I’d now like to just turn for a moment just to talk about the Melbourne Disability Institute and I guess the formation of the Melbourne Disability Institute owes very much to the themes that I’ve been talking about today because when I finished ‑ completed my term as Chair of the NDIA, I actually approached Melbourne University and said, “Look, the NDIS is building the best database on disability anywhere in the world, this is an extraordinary platform for research and would you be prepared to invest in disability research”, which is what they’ve done through the establishment of the Melbourne Disability Institute.
Our vision is to transform the social and economic wellbeing and health of people with disability through high‑quality research, teaching and training and knowledge translation. If you can see some similarities between what we’re trying to do with MDI and what the mission for the NDRP is, it’s no coincidence because we’ve been so heavily involved in the whole conceptualisation of the NDRP. In fact, the concept was developed by Professor Anne Kavanagh and I as part of a submission to the medical research future fund. They didn’t fund it because it wasn’t sufficiently medical research oriented, but fortunately the Commonwealth Government, through the Department of Social Services, decided to pick up and run with this idea.
We’re committed to work in partnership with key stakeholders and we want to act as a catalyst for interdisciplinary research across the university, so we’re trying to break down the silos, trying to get different parts of the university, different researchers to work together and all with the idea that this research then gets translated into policy and practice.
Our particular areas of interest are opportunity and equity, so this idea that people with disability should have the same opportunities as all other Australians and be treated equitably, that our community should be inclusive, so mainstream services should embrace people with disabilities as part of the services they provide, the health and wellbeing of people with disabilities, and using those terms in the broadest sense, so not just focused on the medical side of that, but the overall sense of wellbeing of people with disability.
We’ve got another focus on markets and sustainability, recognising that with the NDIS people with disabilities do have control and choice, but actually getting markets to serve people with disability is a complex affair and, as we know with the NDIS so far, some people are finding having control and choice a real bonus. They’re able to get out and find the services they need. But if you’re Indigenous or from a culturally and linguistically diverse background or you have a psychosocial disability or you don’t have family to support you, or you’re living in some of the more rural and remote parts of Australia, there are all sorts of implementation issues with the NDIS and we need to get that right. So we need to make sure that the markets work, but also that the NDIS is sustainable. Then we want to translate all of this research into policy and practice.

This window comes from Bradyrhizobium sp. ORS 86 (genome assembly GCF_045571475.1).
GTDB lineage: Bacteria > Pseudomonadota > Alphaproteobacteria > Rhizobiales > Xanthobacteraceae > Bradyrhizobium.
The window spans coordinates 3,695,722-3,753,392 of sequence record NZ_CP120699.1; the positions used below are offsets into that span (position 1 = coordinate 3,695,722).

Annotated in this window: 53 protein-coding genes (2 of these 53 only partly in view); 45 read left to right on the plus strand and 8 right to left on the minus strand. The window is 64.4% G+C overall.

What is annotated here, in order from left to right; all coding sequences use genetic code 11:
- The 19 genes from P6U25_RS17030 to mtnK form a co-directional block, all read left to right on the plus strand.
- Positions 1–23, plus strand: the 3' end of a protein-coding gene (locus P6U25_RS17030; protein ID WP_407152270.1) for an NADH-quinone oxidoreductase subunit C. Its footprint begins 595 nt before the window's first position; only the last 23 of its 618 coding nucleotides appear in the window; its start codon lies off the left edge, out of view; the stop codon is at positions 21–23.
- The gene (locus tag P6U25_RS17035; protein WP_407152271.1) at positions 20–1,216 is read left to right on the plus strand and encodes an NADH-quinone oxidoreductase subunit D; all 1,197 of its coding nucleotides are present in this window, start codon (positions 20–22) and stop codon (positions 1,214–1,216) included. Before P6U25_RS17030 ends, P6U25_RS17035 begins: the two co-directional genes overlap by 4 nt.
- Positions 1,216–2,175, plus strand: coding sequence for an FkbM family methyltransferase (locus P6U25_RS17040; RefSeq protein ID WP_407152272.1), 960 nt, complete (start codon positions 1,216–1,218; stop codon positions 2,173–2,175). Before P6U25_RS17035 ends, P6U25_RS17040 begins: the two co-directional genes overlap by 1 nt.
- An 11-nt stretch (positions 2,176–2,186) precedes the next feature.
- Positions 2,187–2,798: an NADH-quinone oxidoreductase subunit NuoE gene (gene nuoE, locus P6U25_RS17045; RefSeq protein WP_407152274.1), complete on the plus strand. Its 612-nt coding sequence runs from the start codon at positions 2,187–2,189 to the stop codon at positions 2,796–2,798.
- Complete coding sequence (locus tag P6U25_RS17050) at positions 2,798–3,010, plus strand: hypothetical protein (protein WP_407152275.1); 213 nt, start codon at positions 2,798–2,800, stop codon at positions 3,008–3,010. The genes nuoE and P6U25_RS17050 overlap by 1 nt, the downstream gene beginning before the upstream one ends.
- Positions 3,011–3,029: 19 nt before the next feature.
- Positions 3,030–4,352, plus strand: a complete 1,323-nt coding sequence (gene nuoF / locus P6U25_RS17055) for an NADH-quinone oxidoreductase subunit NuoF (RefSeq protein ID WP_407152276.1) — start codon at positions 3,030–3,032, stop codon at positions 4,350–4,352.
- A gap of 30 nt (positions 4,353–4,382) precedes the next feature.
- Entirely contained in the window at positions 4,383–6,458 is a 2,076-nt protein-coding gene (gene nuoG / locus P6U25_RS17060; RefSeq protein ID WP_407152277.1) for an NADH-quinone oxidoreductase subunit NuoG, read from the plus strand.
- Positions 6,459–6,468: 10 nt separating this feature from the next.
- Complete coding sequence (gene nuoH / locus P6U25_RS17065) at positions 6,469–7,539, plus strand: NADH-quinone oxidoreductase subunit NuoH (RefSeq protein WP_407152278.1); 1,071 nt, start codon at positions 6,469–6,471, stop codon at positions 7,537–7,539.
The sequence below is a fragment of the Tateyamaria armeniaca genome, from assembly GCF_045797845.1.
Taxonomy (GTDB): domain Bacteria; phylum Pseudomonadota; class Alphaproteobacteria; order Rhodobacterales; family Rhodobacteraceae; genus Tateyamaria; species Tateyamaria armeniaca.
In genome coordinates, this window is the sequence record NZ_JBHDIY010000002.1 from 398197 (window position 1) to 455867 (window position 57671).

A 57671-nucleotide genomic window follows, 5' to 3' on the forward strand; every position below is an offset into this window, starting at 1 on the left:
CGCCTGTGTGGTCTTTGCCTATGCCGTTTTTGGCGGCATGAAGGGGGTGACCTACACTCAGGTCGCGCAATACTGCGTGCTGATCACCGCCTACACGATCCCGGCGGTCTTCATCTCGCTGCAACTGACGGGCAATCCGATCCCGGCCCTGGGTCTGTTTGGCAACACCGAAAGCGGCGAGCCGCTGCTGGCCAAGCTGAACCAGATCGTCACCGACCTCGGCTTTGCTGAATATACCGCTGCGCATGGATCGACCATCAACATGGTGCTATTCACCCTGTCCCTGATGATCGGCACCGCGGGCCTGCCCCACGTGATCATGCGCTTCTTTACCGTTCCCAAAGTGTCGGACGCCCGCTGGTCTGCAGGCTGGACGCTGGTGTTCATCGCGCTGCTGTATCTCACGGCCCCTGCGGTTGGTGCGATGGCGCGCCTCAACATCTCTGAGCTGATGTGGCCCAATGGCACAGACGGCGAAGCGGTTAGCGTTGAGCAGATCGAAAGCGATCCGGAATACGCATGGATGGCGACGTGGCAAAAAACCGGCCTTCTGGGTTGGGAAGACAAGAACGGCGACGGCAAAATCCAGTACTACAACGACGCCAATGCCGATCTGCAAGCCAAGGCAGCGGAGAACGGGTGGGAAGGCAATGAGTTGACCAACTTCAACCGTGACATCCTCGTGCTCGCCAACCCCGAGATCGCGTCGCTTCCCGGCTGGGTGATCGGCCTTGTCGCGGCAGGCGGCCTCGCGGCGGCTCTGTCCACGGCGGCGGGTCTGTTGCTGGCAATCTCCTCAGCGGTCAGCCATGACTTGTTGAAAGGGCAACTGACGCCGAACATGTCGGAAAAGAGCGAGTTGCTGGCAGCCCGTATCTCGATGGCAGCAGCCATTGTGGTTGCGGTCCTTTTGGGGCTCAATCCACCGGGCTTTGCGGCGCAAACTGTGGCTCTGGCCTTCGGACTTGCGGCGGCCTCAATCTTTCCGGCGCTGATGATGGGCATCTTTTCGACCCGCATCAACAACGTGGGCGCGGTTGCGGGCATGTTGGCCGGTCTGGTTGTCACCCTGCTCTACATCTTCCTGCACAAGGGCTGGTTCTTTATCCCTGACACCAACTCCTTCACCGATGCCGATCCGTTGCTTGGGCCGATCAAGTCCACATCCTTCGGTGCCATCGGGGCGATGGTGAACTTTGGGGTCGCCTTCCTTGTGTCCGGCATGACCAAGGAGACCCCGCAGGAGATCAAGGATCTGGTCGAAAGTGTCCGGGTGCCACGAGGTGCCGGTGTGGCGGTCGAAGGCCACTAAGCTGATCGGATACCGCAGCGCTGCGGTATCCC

We have had, since the inception of MDI, a real focus on data, on interdisciplinary research, on co‑production so that people with disabilities are part of our research, help frame the research questions, and we actually have a co‑researcher program that we’re currently in the process of finalising.
Then all of this cannot be done without partnerships. So if I could just turn to our priorities on the next slide, which I think seems to have missed a number, slide 11. So data, as I said, has been a focus for us from the beginning. We actually established what we call the Democratising Disability Data Coalition because we recognised that ‑ because at that stage the NDIS was not making its data available. In many ways it’s still not available. It needs to become much more available for research. And we’re now working with both the Australian Digital Council and the new National Disability Data Asset. I’m in fact on their advisory council, so I’m quite involved in what they’re doing.
As I’ve mentioned, we’re putting a huge effort into the National Disability Research Partnership. It’s a once in a lifetime opportunity to secure large‑scale funding for disability research. We’re doing quite a lot of work on NDIS plan utilisation for both the Commonwealth and Victorian Governments. As everyone would know, when we started the scheme we thought that utilisation would be something like 95%. It’s never got much above 70%. But what are the factors and how significant are they in driving that outcome and what can be done in order to assist people to get the services they need is the focus of the research we’re doing.
I’ve mentioned co‑design and co‑researchers. We also have partnerships with the Brotherhood of St Laurence and Baptcare looking to advance the role of local area coordination. We’re establishing a number of research hubs across the university and we’re also doing some work internationally.
Before COVID hit, the Government of India was particularly interested in us doing some modelling on an NDIS for India. Obviously it would need to be structured to reflect what would be reasonable and necessary in India, but just the idea that you might have a needs‑based scheme to disability in a country which today only recognises 2% of their population as having a disability would be just quite an extraordinary thing to be involved in. So we’re working with the Department of Empowerment of Persons with Disability in the central government as part of that.
We’re also doing some work in Canada in collaboration with Every Canadian Counts and in Cambodia there’s an interest in extending social protection to include sort of NDIS‑type features, and remembering Cambodia is a country where there are a huge number of people with disabilities because of the land mines that were left at the end of the Pol Pot regime, so again an extraordinary thing to be involved in.